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on track Monday

I got a lot done at work on Monday. The resting I did on Sunday refreshed me. After work, I walked in Crowley Park.   I listened to the Linux Action News podcast and to Paula Poundstone's new NPR podcast..  We watched Penelope Keith visit small villages in Devon and Cornwall on PBS.  I thought about Saturday evening's finale to "Ashes to Ashes", which I had not see before. We found it a satisfying conclusion.

breakfast Monday: erewhon cereal and skim milk
lunch Monday: turkey sandwich and baked chips
dinner Monday: grilled chicken, fresh black-eyed peas, and salad

(cross-posted to DW because life is silly)

catching up

Yesterday I followed my morning routines--a walk in Chisholm Trail, a Weight Watchers meeting, another walk,and then church .  In the afternoon, I rested.  I've never quite gotten rid of the bit of Summer bug I started a few weeks ago. I hoped to rest it away.

Though I meant to get in a late afternoon walk or bicycle ride, a pop-up storm put a stop to that intention. I put a digital recorder on my back patio table, and caught a few minutes of the sound of the falling rain on the patio. I watched the second of the Divergent movies. I slept a good bit.

I read the current e-book I am working upon, a light sci-fi called "Constellation Games" by Leonard Richardson.  Now I am well along with this novel. I also watched an episode of "Grantchester".  Julie Benz starred in a holiday movie on the Hallmark Channel where July is a harbinger of Christmas. I read about bicycle paths in nearby cities.My wife went out to dinner with a former co-worker. I was pleased to hear that the co-worker, who had been a contractor, now works for a bank as an employee with good benefits.

This morning I woke up at 3, convinced myself it was 6, and ate a very early breakfast. Beatrice joined me. Then we went back to sleep. Beatrice went out to bark at the Monday morning lawnmower in a neighbor's yard.  A morning dove is calling from my chimney.

breakfast Sunday: toasted wheat-fuls and skim milk
lunch Sunday: two fried fish fillets and green beans with a roll
dinner Sunday: two turkey sandwiches on sandwich slims and baked chips
breakfast Monday: erewhon cereal and skim milk

(cross-posted to DW because life is silly)

Mexican Art

Friday I worked a solid day. On the way home, I walked in Shawnee Park. We had a quiet Friday evening. We ate Market Street, where I had roast chicken, turnip greens and green beans.

This morning I ate a breakfast of Erewhon cereal and skim milk.  Perhaps Erewhon is named for the lack of sugar anywhere. I walked Beatrice at 6:45 a.m. During our walk, I saw my first Yellow-Crowned Night Heron of the year. This brings my Collin County species count for the year up to 102 species.  At 8:20, I rode my bicycle on the Watters Creek Trail for 55 minutes.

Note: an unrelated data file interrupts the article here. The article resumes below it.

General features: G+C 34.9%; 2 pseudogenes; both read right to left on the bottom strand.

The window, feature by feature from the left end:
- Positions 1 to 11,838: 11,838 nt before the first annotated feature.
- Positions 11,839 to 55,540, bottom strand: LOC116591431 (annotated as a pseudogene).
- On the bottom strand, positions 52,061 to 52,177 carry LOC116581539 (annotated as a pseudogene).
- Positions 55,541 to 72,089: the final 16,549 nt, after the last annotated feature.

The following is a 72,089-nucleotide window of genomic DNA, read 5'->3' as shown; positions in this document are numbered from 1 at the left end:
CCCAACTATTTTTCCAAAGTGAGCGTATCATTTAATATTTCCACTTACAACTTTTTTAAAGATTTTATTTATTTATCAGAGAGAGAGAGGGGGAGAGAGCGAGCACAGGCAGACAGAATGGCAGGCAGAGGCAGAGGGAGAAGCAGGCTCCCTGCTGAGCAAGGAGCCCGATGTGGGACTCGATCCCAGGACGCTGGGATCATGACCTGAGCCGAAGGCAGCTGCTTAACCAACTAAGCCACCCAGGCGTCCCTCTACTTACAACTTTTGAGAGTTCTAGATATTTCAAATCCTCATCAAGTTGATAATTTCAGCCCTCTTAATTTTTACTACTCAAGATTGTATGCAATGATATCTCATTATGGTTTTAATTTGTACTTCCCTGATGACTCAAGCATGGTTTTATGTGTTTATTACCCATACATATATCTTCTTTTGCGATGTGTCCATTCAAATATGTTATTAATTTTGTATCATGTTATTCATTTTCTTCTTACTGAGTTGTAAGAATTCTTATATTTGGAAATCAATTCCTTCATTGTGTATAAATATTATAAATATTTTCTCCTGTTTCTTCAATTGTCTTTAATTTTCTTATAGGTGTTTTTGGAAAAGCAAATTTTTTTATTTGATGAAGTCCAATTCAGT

My wife and I headed out at 9:45.  We drove my car to Parker Road Station. Then we drove to North Park Mall to meet our friend Cathy. We all consolidated into one car and headed into downtown Dallas. We had tickets for an art exhibition at the Dallas Museum of Art. I was looking forward to the exhibit of Mexican art from 1900 to 1950.  

We arrived at the museum several minutes before its opening. A long line had formed. This was a really popular exhibit, nearing its conclusion. People were nice--the line snaked around in the shade, as lines should do in July in north Texas.

When it opened, we were able to by-pass the ticket line, because we had bought in advance. We wandered a bit, but finally found the exhibit. The exhibit was really wonderful. It featured lots of fascinating pieces. Some were familiar, like "Los Dos Fridas" and the Calla seller. Some were unknown to me. I liked Manilla's "Indian Woman from Oaxaca" and Olga Costa's "Fruit Seller". I found Manuel Rodriguez Lozano's "Autoretrato" painting in which he faces the viewer wearing a tie and a coat very well done.  It was great to see the Rivera, Orozco, Kahlo and Siqueros paintings.  This was the best Mexican art exhibit I have seen since a visit to Guadalajara some twenty or so years ago.

I was a bit intrigued by the crowd reaction.  One woman behind me in line assured the  docent she was only there for 12 minutes or so--to see the Frida Kahlo's quickly and see nothing else in this robust exhibition.  Several visitors focused on taking selfies next to the Kahlos. Folks kept tripping off the security alarm indicating they were standing too close to "Los Dos Fridas".  I really admire and love Frida Kahlo's work, but she seemed to trigger a fangirl reaction that none of the other amazing art invoked in the crowds.  The museum even held a Frida-look-alike event that drew 1,000 Fridas.

Though the exhibition was crowded, it was still a good time.  Kahlo-surdity aside, folks were quite polite and friendly.  Though I  knew a bit about this era of Mexican art, I learned a lot as well. I was not up to speed on the Mexican take on futurism, the Stridentist movement. We all enjoyed this exhibit a lot.

We went to Dallas' downtown park Klyde Warren Park. It was built on a highway bridge. It's got food trucks.  I ate a tasty sandwich with chicken, jalapenos, and Texas toast. My wife and Cathy had lobster rolls. Cathy and my wife dropped me off at the St. Paul station. They went on to the Farmers' Market. I rode to Parker Road Station. I walked in Green Park until a storm blew in.  I went home and read my book. Then I fell asleep. Meanwhile, the severe storm damaged our crape myrtle trees a bit.

We went to Thai Noodle Wave for dinner. I ate a Thai noodle soup and summer rolls.  It was a bit hot but a good meal. 

After dinner, we walked around Glendover Pond and pondered the trees.

(cross-posted to DW because life is silly)

rain alleviates heat

The afternoon featured an unexpected rain. I read about John Williams, the author of "Stoner". I read and liked that novel a few years ago. I knocked a few pages off as to Constellation Games, a sci-fi I am reading.

breakfast: instant oatmeal
lunch: three slices of buffet pizza with broccoli